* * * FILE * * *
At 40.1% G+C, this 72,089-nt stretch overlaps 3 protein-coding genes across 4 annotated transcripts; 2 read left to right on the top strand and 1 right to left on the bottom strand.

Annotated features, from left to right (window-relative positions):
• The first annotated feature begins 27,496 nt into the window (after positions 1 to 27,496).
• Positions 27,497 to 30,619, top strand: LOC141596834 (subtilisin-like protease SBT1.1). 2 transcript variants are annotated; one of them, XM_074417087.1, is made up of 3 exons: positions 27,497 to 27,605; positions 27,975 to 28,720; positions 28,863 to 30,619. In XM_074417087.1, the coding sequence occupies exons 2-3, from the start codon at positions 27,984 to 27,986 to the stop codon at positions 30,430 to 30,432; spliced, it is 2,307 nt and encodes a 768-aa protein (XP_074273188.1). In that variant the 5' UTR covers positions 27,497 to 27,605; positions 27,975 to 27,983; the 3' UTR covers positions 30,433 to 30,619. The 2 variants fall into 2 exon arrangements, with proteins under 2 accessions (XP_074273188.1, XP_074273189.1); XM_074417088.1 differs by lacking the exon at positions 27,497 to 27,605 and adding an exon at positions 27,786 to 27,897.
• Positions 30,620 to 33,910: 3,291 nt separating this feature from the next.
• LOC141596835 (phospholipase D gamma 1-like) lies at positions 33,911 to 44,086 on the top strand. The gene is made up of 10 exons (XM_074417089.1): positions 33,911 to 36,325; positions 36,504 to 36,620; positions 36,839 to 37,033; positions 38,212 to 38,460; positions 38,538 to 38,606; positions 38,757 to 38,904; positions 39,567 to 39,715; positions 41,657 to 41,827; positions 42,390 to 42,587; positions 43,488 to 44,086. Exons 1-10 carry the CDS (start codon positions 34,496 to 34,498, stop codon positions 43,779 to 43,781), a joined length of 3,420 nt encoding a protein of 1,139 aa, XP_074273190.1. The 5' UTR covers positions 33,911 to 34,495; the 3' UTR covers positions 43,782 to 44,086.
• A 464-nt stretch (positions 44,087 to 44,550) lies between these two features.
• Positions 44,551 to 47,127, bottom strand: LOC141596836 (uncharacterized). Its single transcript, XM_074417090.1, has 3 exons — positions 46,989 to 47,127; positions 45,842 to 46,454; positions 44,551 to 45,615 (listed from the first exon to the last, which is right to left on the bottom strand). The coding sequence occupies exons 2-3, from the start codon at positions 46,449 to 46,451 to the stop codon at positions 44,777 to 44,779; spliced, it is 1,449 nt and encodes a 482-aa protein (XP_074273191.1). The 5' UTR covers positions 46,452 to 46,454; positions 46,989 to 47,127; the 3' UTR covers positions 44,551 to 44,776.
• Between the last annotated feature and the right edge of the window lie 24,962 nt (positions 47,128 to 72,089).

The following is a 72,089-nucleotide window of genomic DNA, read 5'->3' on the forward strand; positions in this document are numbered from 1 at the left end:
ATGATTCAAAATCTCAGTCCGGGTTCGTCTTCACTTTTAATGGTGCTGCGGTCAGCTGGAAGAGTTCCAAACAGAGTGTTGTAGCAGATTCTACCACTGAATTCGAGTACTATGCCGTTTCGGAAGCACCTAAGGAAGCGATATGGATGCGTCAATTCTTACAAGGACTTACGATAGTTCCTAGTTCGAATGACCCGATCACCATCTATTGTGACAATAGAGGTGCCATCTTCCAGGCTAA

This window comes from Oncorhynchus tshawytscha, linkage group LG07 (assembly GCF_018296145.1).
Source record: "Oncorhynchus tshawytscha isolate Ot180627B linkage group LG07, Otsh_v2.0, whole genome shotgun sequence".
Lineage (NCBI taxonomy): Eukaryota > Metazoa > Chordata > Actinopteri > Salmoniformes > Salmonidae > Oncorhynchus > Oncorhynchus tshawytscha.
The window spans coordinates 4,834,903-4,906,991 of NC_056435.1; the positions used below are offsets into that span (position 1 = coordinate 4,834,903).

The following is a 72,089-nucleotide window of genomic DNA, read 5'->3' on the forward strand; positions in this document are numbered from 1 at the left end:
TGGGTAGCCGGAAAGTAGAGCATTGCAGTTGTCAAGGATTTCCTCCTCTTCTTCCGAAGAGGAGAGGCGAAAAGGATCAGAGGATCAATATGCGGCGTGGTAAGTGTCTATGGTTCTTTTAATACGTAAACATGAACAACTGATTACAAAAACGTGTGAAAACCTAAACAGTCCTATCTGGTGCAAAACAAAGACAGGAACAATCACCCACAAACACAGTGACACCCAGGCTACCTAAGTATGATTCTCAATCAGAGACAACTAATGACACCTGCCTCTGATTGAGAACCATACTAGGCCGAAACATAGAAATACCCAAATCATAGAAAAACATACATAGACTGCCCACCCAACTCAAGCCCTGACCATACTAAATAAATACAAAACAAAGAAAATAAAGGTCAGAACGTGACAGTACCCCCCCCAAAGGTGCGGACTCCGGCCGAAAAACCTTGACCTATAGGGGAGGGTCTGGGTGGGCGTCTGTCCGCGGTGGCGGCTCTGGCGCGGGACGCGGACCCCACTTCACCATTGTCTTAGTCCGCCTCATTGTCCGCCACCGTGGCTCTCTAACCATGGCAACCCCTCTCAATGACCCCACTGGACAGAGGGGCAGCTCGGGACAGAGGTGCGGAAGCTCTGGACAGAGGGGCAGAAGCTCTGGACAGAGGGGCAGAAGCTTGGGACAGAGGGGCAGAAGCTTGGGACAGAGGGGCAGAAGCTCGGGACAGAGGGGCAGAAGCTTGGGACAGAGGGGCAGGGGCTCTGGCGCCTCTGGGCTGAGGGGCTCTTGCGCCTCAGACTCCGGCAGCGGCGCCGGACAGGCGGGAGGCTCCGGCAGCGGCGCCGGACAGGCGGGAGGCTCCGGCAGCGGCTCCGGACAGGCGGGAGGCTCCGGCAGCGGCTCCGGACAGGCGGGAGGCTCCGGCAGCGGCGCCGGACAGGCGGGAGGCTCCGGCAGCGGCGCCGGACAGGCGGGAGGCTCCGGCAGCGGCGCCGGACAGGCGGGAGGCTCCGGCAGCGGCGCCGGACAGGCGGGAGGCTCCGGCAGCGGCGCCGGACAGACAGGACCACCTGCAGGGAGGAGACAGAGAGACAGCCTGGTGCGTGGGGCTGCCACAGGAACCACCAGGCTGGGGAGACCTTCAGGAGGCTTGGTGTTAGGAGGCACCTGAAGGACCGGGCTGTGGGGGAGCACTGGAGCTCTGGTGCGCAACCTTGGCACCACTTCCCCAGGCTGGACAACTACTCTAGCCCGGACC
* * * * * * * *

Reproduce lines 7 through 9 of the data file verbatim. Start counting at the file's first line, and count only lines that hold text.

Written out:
• A 464-nt stretch (positions 44,087 to 44,550) lies between these two features.
• Positions 44,551 to 47,127, bottom strand: LOC141596836 (uncharacterized). Its single transcript, XM_074417090.1, has 3 exons — positions 46,989 to 47,127; positions 45,842 to 46,454; positions 44,551 to 45,615 (listed from the first exon to the last, which is right to left on the bottom strand). The coding sequence occupies exons 2-3, from the start codon at positions 46,449 to 46,451 to the stop codon at positions 44,777 to 44,779; spliced, it is 1,449 nt and encodes a 482-aa protein (XP_074273191.1). The 5' UTR covers positions 46,452 to 46,454; positions 46,989 to 47,127; the 3' UTR covers positions 44,551 to 44,776.
• Between the last annotated feature and the right edge of the window lie 24,962 nt (positions 47,128 to 72,089).